Pritzker renews push to end federal oversight of state hiring
The federal court system has been watching Illinois for patronage hiring since 1972. There’s little evidence the problem is fixed.
Gov. J.B. Prizker is again pushing to lift court-ordered federal oversight of Illinois state government hiring in the executive branch, claiming it is no longer needed.
In a recent court filing, Pritzker is arguing the state has achieved the objectives set forth by the Shakman decrees from 1972 and no longer requires a watchdog to prevent patronage hiring. He also claims federal oversight should be much more limited.
Pritzker is arguing oversight can only apply to political coercion of current employees. Edward Feldman, an attorney arguing for the oversight, said the decree is about broad oversight and not just about monitoring insider hiring.
“The broadly-worded prohibition in the Decree of any political manipulation of state employment was necessary then, and is necessary now,” Feldman said.
He also said Pritzker needs to prove there have not been ongoing violations of the decree and have a plan in place to prevent violations.
Shakman oversight was expanded as recently as 2017 to include all state agencies under the governor’s control after hiring abuses were exposed in the Illinois Department of Transportation. Pritzker, himself, has played the political hiring game as a report showed this year: he hired 35 people from Illinois House Speaker Mike Madigan’s clout list.
In 1972, a court ruling mandated federal oversight of hiring in Cook County and Springfield to ensure politics was not controlling government jobs. The orders are known collectively as the Shakman decrees, named after Chicago lawyer Michael Shakman who sued the Cook County Democratic Party in 1969 over the longstanding policy of making public employees do its political work.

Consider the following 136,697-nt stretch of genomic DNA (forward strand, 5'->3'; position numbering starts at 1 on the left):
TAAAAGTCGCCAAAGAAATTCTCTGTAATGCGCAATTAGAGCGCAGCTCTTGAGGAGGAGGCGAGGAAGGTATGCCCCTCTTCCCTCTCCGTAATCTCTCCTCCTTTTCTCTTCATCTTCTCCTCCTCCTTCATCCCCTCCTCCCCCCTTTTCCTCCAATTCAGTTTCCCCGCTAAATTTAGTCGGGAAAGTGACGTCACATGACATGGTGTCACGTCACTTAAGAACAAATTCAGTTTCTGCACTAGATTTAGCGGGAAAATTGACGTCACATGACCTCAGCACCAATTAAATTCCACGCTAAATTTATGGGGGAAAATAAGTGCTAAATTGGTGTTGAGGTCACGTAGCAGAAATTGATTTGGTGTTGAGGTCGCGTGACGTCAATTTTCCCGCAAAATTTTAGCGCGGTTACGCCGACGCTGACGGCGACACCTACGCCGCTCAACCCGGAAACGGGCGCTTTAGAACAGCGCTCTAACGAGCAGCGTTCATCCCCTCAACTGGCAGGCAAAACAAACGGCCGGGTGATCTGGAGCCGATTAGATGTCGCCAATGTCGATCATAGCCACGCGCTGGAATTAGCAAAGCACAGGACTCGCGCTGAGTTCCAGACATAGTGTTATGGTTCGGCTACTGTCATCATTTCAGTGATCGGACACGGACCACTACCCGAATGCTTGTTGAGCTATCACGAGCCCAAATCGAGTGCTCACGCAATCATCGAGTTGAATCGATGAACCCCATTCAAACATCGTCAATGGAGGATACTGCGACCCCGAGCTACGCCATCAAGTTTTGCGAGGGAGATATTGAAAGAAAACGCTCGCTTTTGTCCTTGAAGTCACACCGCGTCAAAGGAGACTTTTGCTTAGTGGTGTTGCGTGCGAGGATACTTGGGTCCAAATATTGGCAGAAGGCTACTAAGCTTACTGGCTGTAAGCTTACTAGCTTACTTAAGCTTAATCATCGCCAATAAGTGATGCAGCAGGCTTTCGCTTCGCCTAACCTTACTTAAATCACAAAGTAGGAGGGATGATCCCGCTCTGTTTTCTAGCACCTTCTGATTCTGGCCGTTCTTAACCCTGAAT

Despite Pritzker’s claim his executive branch hiring is clean and internal monitoring is preventing politics from ruling hiring or employees’ duties, patronage and cronyism remains a major problem in Illinois, as federal probes have shown.
Madigan was served with a grand jury subpoena related to a federal investigation. Commonwealth Edison admitted to a scheme to bribe the speaker with over $1.3 million in payments to his political friends to gain the speaker’s favor on legislation. Prosecutors detailed how Madigan’s office provided names of potential hires ranging from meter readers on up. AT&T was also served a subpoena seeking information about similar payments and hires intended to curry Madigan’s favor.
Madigan’s patronage does not fall under the scope of Shakman, but Pritzker made his case for ending oversight just three days before Madigan was implicated in the ComEd charges.
Pritzker is asking for trust as too many in Springfield have betrayed the public’s trust.
Pritzker is under federal investigation for avoiding $331,000 in property taxes. Former state lawmakers Terry Link, Luis Arroyo and Martin Sandoval, as well as state Sen. Thomas Cullerton, have all been indicted on corruption charges. And then there’s Madigan.
Over the years, the Shakman decrees have been lifted for other offices. Cook County, the City of Chicago, the Cook County Sheriff’s Office and the Cook County Forest Preserve District have all been released from the federal court oversight agreed to under the decrees.
But the oversight of state agencies is only about three years old. And Pritzker’s 35 hires at Madigan’s bidding argue that cronyism and patronage are far from dead when it comes to state jobs in general or Pritzker’s administration in particular.
Despite 48 years of oversight, Illinois government is still not ready to function on its own without a federal minder.